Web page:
Using a home-video-like aesthetic, lived-in production design and a natural mix of English and Chinese, Like Flying plunges us into the chaotic life of Ming, a young Chinese-American girl navigating both an absent father and an abusive mother. Living in a difficult situation, she is used to creating her own fantasy world — caught here in a technically impressive one-shot that blends both comedy and tragedy to excellent effect. Her world closes in on her as she becomes privy to family secrets, providing a painful portrait of lost innocence expertly rendered by both mother and child alike. Often feeling like an improvised piece, these confrontations were actually achieved by endless rehearsals and careful preparation by Colombia and AFI Conservatory graduate Peier Tracy Shen. We invited her to join us on DN to discuss the challenge of filming children, turning personal life into art, shooting on 16mm film and staying true to the Chinese-American experience.

In both tone and execution, this feels like a story very close to your heart…

I think the film is my personal exploration of self — little memories I had when I was growing up. I made a story trying to make sense of it all. From a technical point of view: I’d just graduated from film school and I was a little bit lost with how I should make films. I made a thesis film and I think there were things I can’t recognise myself in. So I got a couple of friends and just went with what I wanted to.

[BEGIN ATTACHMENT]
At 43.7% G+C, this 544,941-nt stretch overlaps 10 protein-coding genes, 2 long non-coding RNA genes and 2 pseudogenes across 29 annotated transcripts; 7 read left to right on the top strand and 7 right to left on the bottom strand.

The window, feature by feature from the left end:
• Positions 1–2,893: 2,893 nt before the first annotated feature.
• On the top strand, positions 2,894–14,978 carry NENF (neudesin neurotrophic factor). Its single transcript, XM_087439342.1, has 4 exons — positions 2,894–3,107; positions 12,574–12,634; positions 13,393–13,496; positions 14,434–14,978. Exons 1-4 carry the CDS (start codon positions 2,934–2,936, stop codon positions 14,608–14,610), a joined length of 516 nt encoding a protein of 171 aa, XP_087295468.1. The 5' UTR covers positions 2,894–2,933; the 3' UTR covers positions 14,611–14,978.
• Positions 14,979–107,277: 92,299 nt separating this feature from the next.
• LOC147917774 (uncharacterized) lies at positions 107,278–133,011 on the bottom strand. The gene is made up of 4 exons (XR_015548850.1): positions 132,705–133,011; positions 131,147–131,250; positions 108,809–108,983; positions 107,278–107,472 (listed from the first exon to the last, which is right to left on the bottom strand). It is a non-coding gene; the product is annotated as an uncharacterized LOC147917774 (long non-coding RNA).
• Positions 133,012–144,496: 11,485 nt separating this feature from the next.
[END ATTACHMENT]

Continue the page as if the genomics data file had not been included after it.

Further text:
You have these motifs of escape throughout the film, both the motorcycle and the wings. But ultimately, they can’t provide a true escape from this difficult home situation. How did you think about the right symbols to anchor the film?

The film is a little bit weird to talk about because it has this perspective of an older version of the girl kind of looking over the younger version. A lot of it is me looking at what I am now and trying to figure out what happened and what made me who I am. Freedom for me as a grown-up is a very big idea. Looking back, I just want this girl to be free. I didn’t even get to think about it, although I do remember my biological father has a bike. The wings and the motorcycle just go together because I wanted the kid not to be aware of what’s really happening around her.

Like Flying

What was the challenge of directing such a young child, especially with that impressive long take with the monologue in front of the camera with both playacting and dancing?

It’s very difficult. Some people think it’s improv, which is the biggest compliment but that take was so heavily rehearsed over two months. And the script kind of changes according to how she takes the lines and how she could understand each beat. She’s very intuitive. I’m not sure she 100% understands everything she mimics, which is actually what the girl does as she just mimics adults. We even let the father actor actually act the same, then she could just mimic him. Then I did the dance and she would mimic me. So it’s kind of self-referential in that sense.

Some people think it’s improv, which is the biggest compliment.

I liked the detail of this small American flag in the house, which seems to comment on the reality of the American dream. Tell me about how the production design creates a lived-in sense of place?